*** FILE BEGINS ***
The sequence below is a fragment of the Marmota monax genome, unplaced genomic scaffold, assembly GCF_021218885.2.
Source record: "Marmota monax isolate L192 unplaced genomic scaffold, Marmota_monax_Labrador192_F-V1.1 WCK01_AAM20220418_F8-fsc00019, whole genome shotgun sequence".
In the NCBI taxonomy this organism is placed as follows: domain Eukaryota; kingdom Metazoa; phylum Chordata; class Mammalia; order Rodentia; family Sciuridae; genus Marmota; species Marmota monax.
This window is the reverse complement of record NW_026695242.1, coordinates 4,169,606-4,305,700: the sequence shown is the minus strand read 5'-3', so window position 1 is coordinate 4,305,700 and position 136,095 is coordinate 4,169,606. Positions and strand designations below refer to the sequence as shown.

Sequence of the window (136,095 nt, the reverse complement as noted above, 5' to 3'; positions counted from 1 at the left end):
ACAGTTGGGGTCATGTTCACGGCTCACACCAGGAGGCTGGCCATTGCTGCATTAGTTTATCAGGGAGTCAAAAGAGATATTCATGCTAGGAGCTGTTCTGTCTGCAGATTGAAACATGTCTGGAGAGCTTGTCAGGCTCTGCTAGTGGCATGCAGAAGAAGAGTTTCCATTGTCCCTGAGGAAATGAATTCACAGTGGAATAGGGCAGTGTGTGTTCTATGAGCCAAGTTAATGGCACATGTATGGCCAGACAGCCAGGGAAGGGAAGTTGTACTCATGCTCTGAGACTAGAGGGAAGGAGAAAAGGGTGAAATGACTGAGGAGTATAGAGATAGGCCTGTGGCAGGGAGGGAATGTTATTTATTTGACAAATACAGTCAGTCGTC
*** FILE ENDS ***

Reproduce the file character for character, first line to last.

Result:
The sequence below is a fragment of the Marmota monax genome, unplaced genomic scaffold, assembly GCF_021218885.2.
Source record: "Marmota monax isolate L192 unplaced genomic scaffold, Marmota_monax_Labrador192_F-V1.1 WCK01_AAM20220418_F8-fsc00019, whole genome shotgun sequence".
In the NCBI taxonomy this organism is placed as follows: domain Eukaryota; kingdom Metazoa; phylum Chordata; class Mammalia; order Rodentia; family Sciuridae; genus Marmota; species Marmota monax.
This window is the reverse complement of record NW_026695242.1, coordinates 4,169,606-4,305,700: the sequence shown is the minus strand read 5'-3', so window position 1 is coordinate 4,305,700 and position 136,095 is coordinate 4,169,606. Positions and strand designations below refer to the sequence as shown.

Sequence of the window (136,095 nt, the reverse complement as noted above, 5' to 3'; positions counted from 1 at the left end):
ACAGTTGGGGTCATGTTCACGGCTCACACCAGGAGGCTGGCCATTGCTGCATTAGTTTATCAGGGAGTCAAAAGAGATATTCATGCTAGGAGCTGTTCTGTCTGCAGATTGAAACATGTCTGGAGAGCTTGTCAGGCTCTGCTAGTGGCATGCAGAAGAAGAGTTTCCATTGTCCCTGAGGAAATGAATTCACAGTGGAATAGGGCAGTGTGTGTTCTATGAGCCAAGTTAATGGCACATGTATGGCCAGACAGCCAGGGAAGGGAAGTTGTACTCATGCTCTGAGACTAGAGGGAAGGAGAAAAGGGTGAAATGACTGAGGAGTATAGAGATAGGCCTGTGGCAGGGAGGGAATGTTATTTATTTGACAAATACAGTCAGTCGTC